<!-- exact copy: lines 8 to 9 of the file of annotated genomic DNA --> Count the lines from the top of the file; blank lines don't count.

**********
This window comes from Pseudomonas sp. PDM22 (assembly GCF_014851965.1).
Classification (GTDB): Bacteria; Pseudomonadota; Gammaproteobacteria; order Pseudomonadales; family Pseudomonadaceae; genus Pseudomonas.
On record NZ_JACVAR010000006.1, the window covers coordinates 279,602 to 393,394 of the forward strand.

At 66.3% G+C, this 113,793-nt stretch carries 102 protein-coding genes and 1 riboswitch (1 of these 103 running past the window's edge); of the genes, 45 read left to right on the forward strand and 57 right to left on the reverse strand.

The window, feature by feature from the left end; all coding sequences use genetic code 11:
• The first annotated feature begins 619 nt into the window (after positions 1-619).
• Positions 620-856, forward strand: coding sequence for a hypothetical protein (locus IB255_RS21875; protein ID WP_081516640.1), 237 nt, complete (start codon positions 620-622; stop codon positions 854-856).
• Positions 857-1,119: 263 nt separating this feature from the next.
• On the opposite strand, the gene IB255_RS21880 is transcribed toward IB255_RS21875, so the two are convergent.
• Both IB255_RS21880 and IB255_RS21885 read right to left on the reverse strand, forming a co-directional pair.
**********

• Positions 857-1,119: 263 nt separating this feature from the next.
• On the opposite strand, the gene IB255_RS21880 is transcribed toward IB255_RS21875, so the two are convergent.